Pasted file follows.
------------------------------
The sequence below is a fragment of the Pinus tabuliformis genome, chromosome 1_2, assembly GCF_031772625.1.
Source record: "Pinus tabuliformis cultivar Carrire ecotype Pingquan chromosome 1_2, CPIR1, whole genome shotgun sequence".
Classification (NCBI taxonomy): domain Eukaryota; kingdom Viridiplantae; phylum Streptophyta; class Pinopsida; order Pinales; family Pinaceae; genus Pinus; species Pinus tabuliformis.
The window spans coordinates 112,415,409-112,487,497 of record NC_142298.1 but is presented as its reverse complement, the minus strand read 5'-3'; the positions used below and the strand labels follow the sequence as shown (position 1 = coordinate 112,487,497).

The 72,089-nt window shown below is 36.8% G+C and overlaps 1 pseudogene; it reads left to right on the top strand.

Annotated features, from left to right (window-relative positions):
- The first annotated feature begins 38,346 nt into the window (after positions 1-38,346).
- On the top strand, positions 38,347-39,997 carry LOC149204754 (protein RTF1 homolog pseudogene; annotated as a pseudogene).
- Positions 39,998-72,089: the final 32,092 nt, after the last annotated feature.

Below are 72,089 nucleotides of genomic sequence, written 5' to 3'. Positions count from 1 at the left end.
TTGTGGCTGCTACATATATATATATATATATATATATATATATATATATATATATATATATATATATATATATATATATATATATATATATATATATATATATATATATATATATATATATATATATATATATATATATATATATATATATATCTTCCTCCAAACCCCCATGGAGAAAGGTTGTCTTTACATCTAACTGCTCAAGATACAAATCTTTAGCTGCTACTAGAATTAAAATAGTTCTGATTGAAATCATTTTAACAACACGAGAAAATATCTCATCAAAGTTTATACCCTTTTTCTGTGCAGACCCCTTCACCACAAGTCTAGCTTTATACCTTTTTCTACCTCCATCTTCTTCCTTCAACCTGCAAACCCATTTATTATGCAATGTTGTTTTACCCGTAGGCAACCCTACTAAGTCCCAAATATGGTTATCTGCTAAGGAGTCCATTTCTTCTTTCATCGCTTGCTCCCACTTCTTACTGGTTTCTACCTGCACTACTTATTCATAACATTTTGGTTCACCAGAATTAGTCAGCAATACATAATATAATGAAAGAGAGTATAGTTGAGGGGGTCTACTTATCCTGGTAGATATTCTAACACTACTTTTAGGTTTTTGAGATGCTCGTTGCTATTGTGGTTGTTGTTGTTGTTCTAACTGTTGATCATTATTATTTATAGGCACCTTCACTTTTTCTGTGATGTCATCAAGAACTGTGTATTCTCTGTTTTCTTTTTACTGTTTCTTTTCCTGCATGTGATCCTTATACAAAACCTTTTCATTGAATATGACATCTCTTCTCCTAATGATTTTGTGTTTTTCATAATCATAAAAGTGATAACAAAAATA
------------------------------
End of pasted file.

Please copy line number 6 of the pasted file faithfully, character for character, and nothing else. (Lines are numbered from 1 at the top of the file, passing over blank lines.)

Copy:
Annotated features, from left to right (window-relative positions):